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  Head of Yemeni Teachers’ Syndicate: We will continue demonstration until we receive our rights
  Interviewed By:  (YEMEN POST STAFF)
  Article Date: December 3, 2007


Yemeni Teachers' Syndicate has managed to pressure the government to pay attention to teachers' problems, and to discuss their issues during the several public demonstrations conducted in different Yemeni governorates. This pressure resulted in approving the salaries strategy's first phase. Still, what teachers have received so far is not to the minimum level, according to the syndicate's leader Ahmed Al-Rabahi.

YP: How is it the situation of the Yemeni teacher compared to the situation of education?

Al-Rabahi: The Yemeni teacher's situation is not pleasing, and his income does not secure his basic needs as he receives in average $ 150 a month, especially under the recent price hikes.

YP: Does this affect the teacher?

Al-Rabahi: Sure, the low income is passively reflected on the teacher and his educational performance. Most of them are forced to search for other sources of income in order to secure their needs.

YP: What is your role as a syndicate in this issue?

Al-Rabahi: The education's deterioration makes us warn the state against its policy that ignores the teacher and his rights. We, in the syndicate, call always for granting teachers the salaries that fit into the life they live.

YP: What are your demands as to salaries?

Al-Rabahi: We demand state to improve the condition of teachers in according with laws, including Salaries Law numbered 43 issued in 2005. It includes rights that will help improve the condition of teachers and further secure the life's basic things.

YP: What is the average minimum salary you wish state to give?

Al-Rabahi: Salaries law, if implemented, will ensure that the teacher's average salary be $ 500. The law puts the maximum number at $ 800; while the minimum number will be $ 300 for a teacher in the 14th rank. However, the government just increased the average salary to $ 175.

YP: Then, how can the teacher perform and serve the educational process when he is busy with himself?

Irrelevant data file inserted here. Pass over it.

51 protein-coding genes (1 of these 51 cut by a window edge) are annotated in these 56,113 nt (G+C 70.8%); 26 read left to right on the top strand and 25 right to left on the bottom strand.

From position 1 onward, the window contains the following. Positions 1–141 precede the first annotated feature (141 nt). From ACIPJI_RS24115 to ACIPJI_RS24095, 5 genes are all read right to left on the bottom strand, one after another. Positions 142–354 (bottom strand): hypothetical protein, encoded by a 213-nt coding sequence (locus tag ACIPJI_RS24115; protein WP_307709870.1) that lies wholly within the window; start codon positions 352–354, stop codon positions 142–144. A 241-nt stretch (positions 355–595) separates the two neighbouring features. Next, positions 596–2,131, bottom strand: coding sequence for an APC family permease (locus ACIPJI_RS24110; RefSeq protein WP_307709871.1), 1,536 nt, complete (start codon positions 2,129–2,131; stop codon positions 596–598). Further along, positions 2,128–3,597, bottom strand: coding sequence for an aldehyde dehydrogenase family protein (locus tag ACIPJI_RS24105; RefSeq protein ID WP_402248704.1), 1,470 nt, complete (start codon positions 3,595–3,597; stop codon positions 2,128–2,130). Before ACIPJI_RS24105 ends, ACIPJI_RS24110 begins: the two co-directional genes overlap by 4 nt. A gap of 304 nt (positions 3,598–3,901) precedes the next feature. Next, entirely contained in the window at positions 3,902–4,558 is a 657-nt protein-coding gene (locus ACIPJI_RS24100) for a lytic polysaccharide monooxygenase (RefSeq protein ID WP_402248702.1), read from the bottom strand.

Al-Rabahi: The teacher cannot excel in his work and develop his capabilities when he is unable to meet the basic needs of life. Continuous search for livelihood has made teachers give up reading new things or develop their teaching expertise.

YP: Why do you focus on salaries?

Al-Rabahi: Our focus on salaries stems from the fact that improving the teacher's life and salaries will improve the educational process. Forgetting about this aspect will cause the deterioration of education. We are not led by our passions as to our demands. 

YP: The government did not responded to your demands only after wide demonstrations in governorates?

Al-Rabahi: It has become clear to us that the government tries to infringe the laws of public servants in general and teachers in particular and thus we resorted to peaceful demonstrations as means for claiming our rights. So far, we have achieved good results. Still we hold government responsible for the continuation of demonstrations. If government responds properly, this stabilizes the educational process and further helps develop it.

YP: Some parties politicize your issue to serve their political goals.

Al-Rabahi: This is untrue and the government claims this whenever we try to activate our demands. We keep telling them that if you want us to halt demonstration, then implement the law. Marketing accusations will not resolve the existing problem and the demonstrations will continue.

YP: It has been noticed that your syndicate achieved popularity among teachers despite that the government has similar syndicates, why?

Al-Rabahi: This is because they feel that our syndicate is serious and reliable as to adopting their issues and defending their rights. 

YP: How do you run the syndicate though you do not have a government or fixed income?

Al-Rabahi: We have gotten a lot of experience since our establishment in 1990 on how to deal with the different circumstances. We try our best to rightly invest our limited resources and support from some syndicates and unions in a way that serve teachers in the field.

YP: Is this the reason for your success?

Al-Rabahi: We face big challenges; however, we try to invest our efforts in a better way than those who have the authority's resources, support and the obligatory subscriptions. What they receive from subscriptions reach around YR 15 million; however, they are used for some individuals' interest.

YP: Where is the Yemeni education heading to?

Al-Rabahi: Unfortunately, the situation of education in Yemen goes from bad to worse and there are many reasons behind that including the lack of the right vision, corruption rampage within the educational administration. Headmasters and centers' general managers are chosen after fanaticism and partisan and positional reasons and this damages the educational process.  

YP: Education budget is too little?

Al-Rabahi: We ask the state to set a budget enough for education, and to allocate 25 percent for education in order to ensure the development of the educational process.

YP: What about your international attendance?

Al-Rabahi: We have good relations with regional, Arab and international organizations and we have exchanged visits with the American Union for Teachers and further gained the membership of the International Education Union and attended its conference held recently in Germany.

YP: There have been reactions for your joining of the international union?

Al-Rabahi: Some parties got displeased out of our relations with outside organizations and hastened to accuse us; however, we tell them the world has become a small global village and organizations have build good relations in order to serve their affiliates.